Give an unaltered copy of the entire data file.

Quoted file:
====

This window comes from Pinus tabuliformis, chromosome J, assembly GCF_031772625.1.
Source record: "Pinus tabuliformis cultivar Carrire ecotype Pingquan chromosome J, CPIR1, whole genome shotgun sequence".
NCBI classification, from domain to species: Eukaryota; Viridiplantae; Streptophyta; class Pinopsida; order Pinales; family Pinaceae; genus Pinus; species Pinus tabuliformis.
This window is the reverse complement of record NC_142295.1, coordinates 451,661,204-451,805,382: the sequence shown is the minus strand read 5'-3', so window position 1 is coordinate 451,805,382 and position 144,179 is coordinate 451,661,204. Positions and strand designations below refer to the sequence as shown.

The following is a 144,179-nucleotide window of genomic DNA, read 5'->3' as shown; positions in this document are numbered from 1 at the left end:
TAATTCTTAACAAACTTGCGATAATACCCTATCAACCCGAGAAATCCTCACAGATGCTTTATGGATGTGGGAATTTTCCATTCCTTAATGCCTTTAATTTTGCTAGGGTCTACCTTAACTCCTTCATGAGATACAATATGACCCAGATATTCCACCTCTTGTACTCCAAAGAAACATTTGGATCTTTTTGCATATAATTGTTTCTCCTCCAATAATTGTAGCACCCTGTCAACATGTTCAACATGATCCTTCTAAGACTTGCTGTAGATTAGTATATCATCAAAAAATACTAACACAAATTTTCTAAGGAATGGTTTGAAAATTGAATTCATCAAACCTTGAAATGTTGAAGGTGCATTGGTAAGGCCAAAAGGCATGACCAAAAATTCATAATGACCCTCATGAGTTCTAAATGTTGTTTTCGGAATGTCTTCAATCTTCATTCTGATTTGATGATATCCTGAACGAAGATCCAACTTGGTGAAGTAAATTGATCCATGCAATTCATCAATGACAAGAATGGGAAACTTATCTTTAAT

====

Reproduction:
This window comes from Pinus tabuliformis, chromosome J, assembly GCF_031772625.1.
Source record: "Pinus tabuliformis cultivar Carrire ecotype Pingquan chromosome J, CPIR1, whole genome shotgun sequence".
NCBI classification, from domain to species: Eukaryota; Viridiplantae; Streptophyta; class Pinopsida; order Pinales; family Pinaceae; genus Pinus; species Pinus tabuliformis.
This window is the reverse complement of record NC_142295.1, coordinates 451,661,204-451,805,382: the sequence shown is the minus strand read 5'-3', so window position 1 is coordinate 451,805,382 and position 144,179 is coordinate 451,661,204. Positions and strand designations below refer to the sequence as shown.

The following is a 144,179-nucleotide window of genomic DNA, read 5'->3' as shown; positions in this document are numbered from 1 at the left end:
TAATTCTTAACAAACTTGCGATAATACCCTATCAACCCGAGAAATCCTCACAGATGCTTTATGGATGTGGGAATTTTCCATTCCTTAATGCCTTTAATTTTGCTAGGGTCTACCTTAACTCCTTCATGAGATACAATATGACCCAGATATTCCACCTCTTGTACTCCAAAGAAACATTTGGATCTTTTTGCATATAATTGTTTCTCCTCCAATAATTGTAGCACCCTGTCAACATGTTCAACATGATCCTTCTAAGACTTGCTGTAGATTAGTATATCATCAAAAAATACTAACACAAATTTTCTAAGGAATGGTTTGAAAATTGAATTCATCAAACCTTGAAATGTTGAAGGTGCATTGGTAAGGCCAAAAGGCATGACCAAAAATTCATAATGACCCTCATGAGTTCTAAATGTTGTTTTCGGAATGTCTTCAATCTTCATTCTGATTTGATGATATCCTGAACGAAGATCCAACTTGGTGAAGTAAATTGATCCATGCAATTCATCAATGACAAGAATGGGAAACTTATCTTTAAT